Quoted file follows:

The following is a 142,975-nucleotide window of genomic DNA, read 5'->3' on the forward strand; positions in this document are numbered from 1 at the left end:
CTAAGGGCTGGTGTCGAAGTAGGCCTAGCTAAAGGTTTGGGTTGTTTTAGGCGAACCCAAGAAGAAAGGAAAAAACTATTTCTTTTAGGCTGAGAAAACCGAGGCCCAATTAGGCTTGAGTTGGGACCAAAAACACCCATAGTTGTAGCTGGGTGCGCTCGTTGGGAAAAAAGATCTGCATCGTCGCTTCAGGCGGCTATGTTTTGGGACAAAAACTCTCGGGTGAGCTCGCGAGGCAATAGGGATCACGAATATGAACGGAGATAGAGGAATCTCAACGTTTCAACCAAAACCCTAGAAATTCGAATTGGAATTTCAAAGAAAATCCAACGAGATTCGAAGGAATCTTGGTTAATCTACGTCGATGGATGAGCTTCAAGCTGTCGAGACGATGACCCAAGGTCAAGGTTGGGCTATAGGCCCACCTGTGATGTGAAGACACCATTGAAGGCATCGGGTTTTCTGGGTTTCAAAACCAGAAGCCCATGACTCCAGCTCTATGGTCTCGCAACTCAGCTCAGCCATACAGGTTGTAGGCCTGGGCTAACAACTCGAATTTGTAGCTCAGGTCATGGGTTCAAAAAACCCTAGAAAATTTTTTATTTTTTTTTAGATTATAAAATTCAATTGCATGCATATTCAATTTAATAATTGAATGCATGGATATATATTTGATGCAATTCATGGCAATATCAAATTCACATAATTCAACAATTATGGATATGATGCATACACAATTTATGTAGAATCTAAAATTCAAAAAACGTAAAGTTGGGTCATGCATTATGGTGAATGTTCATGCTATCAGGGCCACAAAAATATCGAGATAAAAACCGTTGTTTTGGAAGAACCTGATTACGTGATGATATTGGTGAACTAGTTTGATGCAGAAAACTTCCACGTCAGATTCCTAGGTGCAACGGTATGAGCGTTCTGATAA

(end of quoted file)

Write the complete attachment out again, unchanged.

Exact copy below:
The following is a 142,975-nucleotide window of genomic DNA, read 5'->3' on the forward strand; positions in this document are numbered from 1 at the left end:
CTAAGGGCTGGTGTCGAAGTAGGCCTAGCTAAAGGTTTGGGTTGTTTTAGGCGAACCCAAGAAGAAAGGAAAAAACTATTTCTTTTAGGCTGAGAAAACCGAGGCCCAATTAGGCTTGAGTTGGGACCAAAAACACCCATAGTTGTAGCTGGGTGCGCTCGTTGGGAAAAAAGATCTGCATCGTCGCTTCAGGCGGCTATGTTTTGGGACAAAAACTCTCGGGTGAGCTCGCGAGGCAATAGGGATCACGAATATGAACGGAGATAGAGGAATCTCAACGTTTCAACCAAAACCCTAGAAATTCGAATTGGAATTTCAAAGAAAATCCAACGAGATTCGAAGGAATCTTGGTTAATCTACGTCGATGGATGAGCTTCAAGCTGTCGAGACGATGACCCAAGGTCAAGGTTGGGCTATAGGCCCACCTGTGATGTGAAGACACCATTGAAGGCATCGGGTTTTCTGGGTTTCAAAACCAGAAGCCCATGACTCCAGCTCTATGGTCTCGCAACTCAGCTCAGCCATACAGGTTGTAGGCCTGGGCTAACAACTCGAATTTGTAGCTCAGGTCATGGGTTCAAAAAACCCTAGAAAATTTTTTATTTTTTTTTAGATTATAAAATTCAATTGCATGCATATTCAATTTAATAATTGAATGCATGGATATATATTTGATGCAATTCATGGCAATATCAAATTCACATAATTCAACAATTATGGATATGATGCATACACAATTTATGTAGAATCTAAAATTCAAAAAACGTAAAGTTGGGTCATGCATTATGGTGAATGTTCATGCTATCAGGGCCACAAAAATATCGAGATAAAAACCGTTGTTTTGGAAGAACCTGATTACGTGATGATATTGGTGAACTAGTTTGATGCAGAAAACTTCCACGTCAGATTCCTAGGTGCAACGGTATGAGCGTTCTGATAA